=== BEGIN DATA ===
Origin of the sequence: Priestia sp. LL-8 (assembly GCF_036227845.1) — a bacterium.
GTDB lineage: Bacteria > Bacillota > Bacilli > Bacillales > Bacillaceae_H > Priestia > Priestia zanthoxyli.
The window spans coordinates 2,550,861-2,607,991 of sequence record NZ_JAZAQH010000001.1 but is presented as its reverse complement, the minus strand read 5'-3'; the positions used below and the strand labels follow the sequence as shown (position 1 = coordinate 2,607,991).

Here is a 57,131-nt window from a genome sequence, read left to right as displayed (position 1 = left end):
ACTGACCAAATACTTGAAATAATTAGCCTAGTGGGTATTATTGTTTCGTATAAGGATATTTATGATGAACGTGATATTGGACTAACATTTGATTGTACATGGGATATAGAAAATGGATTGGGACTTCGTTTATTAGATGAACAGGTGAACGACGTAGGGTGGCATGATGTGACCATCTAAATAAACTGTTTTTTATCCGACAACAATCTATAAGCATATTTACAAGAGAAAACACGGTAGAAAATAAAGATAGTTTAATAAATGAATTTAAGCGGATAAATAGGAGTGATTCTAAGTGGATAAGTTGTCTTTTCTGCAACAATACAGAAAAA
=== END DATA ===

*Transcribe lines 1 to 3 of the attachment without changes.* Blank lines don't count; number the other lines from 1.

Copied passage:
Origin of the sequence: Priestia sp. LL-8 (assembly GCF_036227845.1) — a bacterium.
GTDB lineage: Bacteria > Bacillota > Bacilli > Bacillales > Bacillaceae_H > Priestia > Priestia zanthoxyli.
The window spans coordinates 2,550,861-2,607,991 of sequence record NZ_JAZAQH010000001.1 but is presented as its reverse complement, the minus strand read 5'-3'; the positions used below and the strand labels follow the sequence as shown (position 1 = coordinate 2,607,991).